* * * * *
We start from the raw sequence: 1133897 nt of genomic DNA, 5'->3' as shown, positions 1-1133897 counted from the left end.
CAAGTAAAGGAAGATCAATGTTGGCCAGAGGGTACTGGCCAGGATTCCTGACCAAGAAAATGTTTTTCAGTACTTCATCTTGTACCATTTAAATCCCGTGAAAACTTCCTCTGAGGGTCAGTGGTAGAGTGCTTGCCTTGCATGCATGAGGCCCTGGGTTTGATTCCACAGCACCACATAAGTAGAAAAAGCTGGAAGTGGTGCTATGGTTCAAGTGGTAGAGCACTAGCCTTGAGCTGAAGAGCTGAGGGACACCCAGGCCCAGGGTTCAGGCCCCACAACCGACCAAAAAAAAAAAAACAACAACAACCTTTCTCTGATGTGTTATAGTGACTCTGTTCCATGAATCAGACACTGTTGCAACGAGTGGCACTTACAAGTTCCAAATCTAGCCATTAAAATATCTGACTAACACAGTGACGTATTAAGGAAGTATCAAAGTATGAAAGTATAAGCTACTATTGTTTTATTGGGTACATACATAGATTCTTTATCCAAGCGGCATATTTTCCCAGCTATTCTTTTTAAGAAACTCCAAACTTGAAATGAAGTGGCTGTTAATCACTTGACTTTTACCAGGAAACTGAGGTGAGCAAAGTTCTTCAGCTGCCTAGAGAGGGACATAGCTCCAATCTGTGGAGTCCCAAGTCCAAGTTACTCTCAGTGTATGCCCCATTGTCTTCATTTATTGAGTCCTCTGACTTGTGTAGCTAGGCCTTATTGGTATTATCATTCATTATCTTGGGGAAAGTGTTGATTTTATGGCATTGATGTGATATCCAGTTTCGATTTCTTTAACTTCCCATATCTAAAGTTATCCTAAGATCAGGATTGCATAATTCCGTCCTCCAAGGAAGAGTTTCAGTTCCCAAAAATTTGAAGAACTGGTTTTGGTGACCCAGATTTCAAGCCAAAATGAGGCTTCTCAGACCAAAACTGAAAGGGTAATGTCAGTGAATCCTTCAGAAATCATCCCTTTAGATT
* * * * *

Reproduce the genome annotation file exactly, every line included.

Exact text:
We start from the raw sequence: 1133897 nt of genomic DNA, 5'->3' as shown, positions 1-1133897 counted from the left end.
CAAGTAAAGGAAGATCAATGTTGGCCAGAGGGTACTGGCCAGGATTCCTGACCAAGAAAATGTTTTTCAGTACTTCATCTTGTACCATTTAAATCCCGTGAAAACTTCCTCTGAGGGTCAGTGGTAGAGTGCTTGCCTTGCATGCATGAGGCCCTGGGTTTGATTCCACAGCACCACATAAGTAGAAAAAGCTGGAAGTGGTGCTATGGTTCAAGTGGTAGAGCACTAGCCTTGAGCTGAAGAGCTGAGGGACACCCAGGCCCAGGGTTCAGGCCCCACAACCGACCAAAAAAAAAAAAACAACAACAACCTTTCTCTGATGTGTTATAGTGACTCTGTTCCATGAATCAGACACTGTTGCAACGAGTGGCACTTACAAGTTCCAAATCTAGCCATTAAAATATCTGACTAACACAGTGACGTATTAAGGAAGTATCAAAGTATGAAAGTATAAGCTACTATTGTTTTATTGGGTACATACATAGATTCTTTATCCAAGCGGCATATTTTCCCAGCTATTCTTTTTAAGAAACTCCAAACTTGAAATGAAGTGGCTGTTAATCACTTGACTTTTACCAGGAAACTGAGGTGAGCAAAGTTCTTCAGCTGCCTAGAGAGGGACATAGCTCCAATCTGTGGAGTCCCAAGTCCAAGTTACTCTCAGTGTATGCCCCATTGTCTTCATTTATTGAGTCCTCTGACTTGTGTAGCTAGGCCTTATTGGTATTATCATTCATTATCTTGGGGAAAGTGTTGATTTTATGGCATTGATGTGATATCCAGTTTCGATTTCTTTAACTTCCCATATCTAAAGTTATCCTAAGATCAGGATTGCATAATTCCGTCCTCCAAGGAAGAGTTTCAGTTCCCAAAAATTTGAAGAACTGGTTTTGGTGACCCAGATTTCAAGCCAAAATGAGGCTTCTCAGACCAAAACTGAAAGGGTAATGTCAGTGAATCCTTCAGAAATCATCCCTTTAGATT